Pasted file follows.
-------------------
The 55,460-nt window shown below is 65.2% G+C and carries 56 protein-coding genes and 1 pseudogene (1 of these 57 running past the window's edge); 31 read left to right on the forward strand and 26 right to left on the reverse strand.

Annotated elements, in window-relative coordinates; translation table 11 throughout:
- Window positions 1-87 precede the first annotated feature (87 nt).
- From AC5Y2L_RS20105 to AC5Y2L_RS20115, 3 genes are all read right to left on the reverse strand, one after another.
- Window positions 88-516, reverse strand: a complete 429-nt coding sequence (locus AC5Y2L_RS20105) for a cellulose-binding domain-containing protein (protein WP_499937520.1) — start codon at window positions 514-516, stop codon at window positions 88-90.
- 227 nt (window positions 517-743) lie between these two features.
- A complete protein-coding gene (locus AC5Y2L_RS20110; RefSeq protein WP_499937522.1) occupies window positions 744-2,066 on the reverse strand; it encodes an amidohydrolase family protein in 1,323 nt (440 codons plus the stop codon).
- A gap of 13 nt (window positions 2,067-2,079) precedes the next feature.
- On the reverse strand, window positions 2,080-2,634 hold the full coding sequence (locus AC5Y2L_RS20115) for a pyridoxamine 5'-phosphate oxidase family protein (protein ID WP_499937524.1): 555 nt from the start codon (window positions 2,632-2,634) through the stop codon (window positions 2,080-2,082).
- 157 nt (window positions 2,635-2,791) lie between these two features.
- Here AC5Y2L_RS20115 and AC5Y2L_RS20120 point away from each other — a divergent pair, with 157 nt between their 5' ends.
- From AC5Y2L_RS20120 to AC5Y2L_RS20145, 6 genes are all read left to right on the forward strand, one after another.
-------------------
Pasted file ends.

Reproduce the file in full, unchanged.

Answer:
The 55,460-nt window shown below is 65.2% G+C and carries 56 protein-coding genes and 1 pseudogene (1 of these 57 running past the window's edge); 31 read left to right on the forward strand and 26 right to left on the reverse strand.

Annotated elements, in window-relative coordinates; translation table 11 throughout:
- Window positions 1-87 precede the first annotated feature (87 nt).
- From AC5Y2L_RS20105 to AC5Y2L_RS20115, 3 genes are all read right to left on the reverse strand, one after another.
- Window positions 88-516, reverse strand: a complete 429-nt coding sequence (locus AC5Y2L_RS20105) for a cellulose-binding domain-containing protein (protein WP_499937520.1) — start codon at window positions 514-516, stop codon at window positions 88-90.
- 227 nt (window positions 517-743) lie between these two features.
- A complete protein-coding gene (locus AC5Y2L_RS20110; RefSeq protein WP_499937522.1) occupies window positions 744-2,066 on the reverse strand; it encodes an amidohydrolase family protein in 1,323 nt (440 codons plus the stop codon).
- A gap of 13 nt (window positions 2,067-2,079) precedes the next feature.
- On the reverse strand, window positions 2,080-2,634 hold the full coding sequence (locus AC5Y2L_RS20115) for a pyridoxamine 5'-phosphate oxidase family protein (protein ID WP_499937524.1): 555 nt from the start codon (window positions 2,632-2,634) through the stop codon (window positions 2,080-2,082).
- 157 nt (window positions 2,635-2,791) lie between these two features.
- Here AC5Y2L_RS20115 and AC5Y2L_RS20120 point away from each other — a divergent pair, with 157 nt between their 5' ends.
- From AC5Y2L_RS20120 to AC5Y2L_RS20145, 6 genes are all read left to right on the forward strand, one after another.